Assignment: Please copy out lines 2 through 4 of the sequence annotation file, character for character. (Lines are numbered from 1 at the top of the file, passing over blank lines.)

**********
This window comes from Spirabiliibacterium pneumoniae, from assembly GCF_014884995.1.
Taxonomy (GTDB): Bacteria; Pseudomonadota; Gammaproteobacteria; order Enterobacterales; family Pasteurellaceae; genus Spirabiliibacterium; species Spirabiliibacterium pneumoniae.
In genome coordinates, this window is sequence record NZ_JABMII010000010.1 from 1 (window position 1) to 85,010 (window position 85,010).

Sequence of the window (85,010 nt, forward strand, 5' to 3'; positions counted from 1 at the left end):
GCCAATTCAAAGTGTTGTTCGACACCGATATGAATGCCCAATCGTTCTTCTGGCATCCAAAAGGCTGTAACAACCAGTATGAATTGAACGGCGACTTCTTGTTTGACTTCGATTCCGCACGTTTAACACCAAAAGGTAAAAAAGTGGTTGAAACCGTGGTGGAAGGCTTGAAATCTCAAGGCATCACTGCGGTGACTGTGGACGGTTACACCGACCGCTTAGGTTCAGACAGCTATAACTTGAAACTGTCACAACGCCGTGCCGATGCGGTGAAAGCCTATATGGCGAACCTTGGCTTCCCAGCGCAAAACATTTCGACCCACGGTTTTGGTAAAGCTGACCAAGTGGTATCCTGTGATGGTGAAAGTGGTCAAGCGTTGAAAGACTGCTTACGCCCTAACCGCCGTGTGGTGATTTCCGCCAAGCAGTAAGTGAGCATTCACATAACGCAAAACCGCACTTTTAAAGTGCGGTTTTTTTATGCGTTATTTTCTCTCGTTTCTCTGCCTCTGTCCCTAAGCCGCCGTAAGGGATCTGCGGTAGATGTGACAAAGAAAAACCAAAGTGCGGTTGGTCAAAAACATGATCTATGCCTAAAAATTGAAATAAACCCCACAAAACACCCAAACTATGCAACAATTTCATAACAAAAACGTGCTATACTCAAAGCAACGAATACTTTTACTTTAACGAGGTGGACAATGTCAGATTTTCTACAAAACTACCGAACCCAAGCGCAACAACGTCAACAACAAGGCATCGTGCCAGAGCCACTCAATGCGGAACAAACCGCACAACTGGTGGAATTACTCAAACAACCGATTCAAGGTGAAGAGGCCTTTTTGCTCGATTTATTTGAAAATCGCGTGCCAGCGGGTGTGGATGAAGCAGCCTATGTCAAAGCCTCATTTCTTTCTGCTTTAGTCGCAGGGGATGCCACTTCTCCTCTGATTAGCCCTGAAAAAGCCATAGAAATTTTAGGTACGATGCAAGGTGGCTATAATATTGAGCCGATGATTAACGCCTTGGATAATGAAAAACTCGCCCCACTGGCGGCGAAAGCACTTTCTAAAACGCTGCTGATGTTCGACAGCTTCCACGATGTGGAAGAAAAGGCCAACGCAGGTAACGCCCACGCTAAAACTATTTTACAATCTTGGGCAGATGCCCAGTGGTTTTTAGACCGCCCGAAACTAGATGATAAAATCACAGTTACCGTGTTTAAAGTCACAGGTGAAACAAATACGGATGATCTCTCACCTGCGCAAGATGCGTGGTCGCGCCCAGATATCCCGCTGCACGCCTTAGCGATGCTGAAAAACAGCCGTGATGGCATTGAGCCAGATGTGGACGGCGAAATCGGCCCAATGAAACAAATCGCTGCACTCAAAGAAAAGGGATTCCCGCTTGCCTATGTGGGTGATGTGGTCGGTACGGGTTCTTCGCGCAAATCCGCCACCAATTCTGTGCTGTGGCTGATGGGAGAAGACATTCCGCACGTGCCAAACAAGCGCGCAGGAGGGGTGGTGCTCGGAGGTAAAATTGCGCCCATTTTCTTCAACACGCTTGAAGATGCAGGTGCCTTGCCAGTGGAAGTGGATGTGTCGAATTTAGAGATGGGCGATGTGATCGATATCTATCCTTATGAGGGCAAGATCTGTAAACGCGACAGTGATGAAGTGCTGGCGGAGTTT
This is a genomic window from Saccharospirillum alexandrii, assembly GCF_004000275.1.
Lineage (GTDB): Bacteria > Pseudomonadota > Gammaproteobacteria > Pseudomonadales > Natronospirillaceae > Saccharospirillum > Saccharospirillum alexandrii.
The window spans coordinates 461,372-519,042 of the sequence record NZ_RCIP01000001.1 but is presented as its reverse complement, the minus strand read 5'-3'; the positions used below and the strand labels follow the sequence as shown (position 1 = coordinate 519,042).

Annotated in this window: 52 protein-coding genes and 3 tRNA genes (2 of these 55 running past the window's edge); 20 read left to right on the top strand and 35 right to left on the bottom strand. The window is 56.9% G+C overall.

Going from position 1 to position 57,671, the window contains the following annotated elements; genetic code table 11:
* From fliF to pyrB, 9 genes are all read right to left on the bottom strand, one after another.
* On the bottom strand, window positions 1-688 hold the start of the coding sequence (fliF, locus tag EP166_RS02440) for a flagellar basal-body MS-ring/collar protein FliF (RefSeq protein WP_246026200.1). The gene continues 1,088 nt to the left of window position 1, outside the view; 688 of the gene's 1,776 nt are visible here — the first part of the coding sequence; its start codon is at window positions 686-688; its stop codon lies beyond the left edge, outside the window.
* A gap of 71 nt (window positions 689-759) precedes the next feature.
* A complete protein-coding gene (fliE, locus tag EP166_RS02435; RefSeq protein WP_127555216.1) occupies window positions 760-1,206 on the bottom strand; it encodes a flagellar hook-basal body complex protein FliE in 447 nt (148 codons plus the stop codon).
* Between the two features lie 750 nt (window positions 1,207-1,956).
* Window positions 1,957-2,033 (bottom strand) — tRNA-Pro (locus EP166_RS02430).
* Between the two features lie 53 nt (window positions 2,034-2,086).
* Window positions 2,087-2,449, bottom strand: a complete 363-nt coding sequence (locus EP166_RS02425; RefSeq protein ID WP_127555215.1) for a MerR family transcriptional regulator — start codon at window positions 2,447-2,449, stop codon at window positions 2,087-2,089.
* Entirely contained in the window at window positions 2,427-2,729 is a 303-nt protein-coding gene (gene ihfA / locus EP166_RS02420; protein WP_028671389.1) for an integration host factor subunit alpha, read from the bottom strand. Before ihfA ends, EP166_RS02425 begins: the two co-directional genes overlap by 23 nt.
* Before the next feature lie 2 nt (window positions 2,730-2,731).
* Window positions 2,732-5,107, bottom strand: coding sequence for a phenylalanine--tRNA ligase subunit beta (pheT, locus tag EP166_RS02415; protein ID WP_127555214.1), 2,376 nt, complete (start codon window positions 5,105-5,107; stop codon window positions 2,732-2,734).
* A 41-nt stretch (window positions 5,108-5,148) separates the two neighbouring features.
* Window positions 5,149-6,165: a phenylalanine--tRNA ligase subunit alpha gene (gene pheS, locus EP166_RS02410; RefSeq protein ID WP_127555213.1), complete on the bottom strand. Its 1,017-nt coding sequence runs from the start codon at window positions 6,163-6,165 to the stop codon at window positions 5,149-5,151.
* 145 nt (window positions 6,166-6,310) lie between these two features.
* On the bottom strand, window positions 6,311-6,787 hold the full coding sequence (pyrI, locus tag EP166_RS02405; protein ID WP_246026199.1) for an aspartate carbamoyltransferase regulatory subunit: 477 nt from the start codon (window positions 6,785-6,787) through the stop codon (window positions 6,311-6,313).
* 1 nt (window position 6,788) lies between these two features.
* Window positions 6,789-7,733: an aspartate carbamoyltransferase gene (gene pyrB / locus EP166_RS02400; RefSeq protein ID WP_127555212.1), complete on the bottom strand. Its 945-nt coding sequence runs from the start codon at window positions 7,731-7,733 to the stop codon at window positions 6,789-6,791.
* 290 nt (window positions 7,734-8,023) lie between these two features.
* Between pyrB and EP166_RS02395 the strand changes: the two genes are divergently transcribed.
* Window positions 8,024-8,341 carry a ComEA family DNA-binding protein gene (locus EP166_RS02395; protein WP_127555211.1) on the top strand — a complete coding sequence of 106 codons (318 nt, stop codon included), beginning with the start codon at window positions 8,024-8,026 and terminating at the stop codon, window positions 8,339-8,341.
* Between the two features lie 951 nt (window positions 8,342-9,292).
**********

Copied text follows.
Taxonomy (GTDB): Bacteria; Pseudomonadota; Gammaproteobacteria; order Enterobacterales; family Pasteurellaceae; genus Spirabiliibacterium; species Spirabiliibacterium pneumoniae.
In genome coordinates, this window is sequence record NZ_JABMII010000010.1 from 1 (window position 1) to 85,010 (window position 85,010).

Sequence of the window (85,010 nt, forward strand, 5' to 3'; positions counted from 1 at the left end):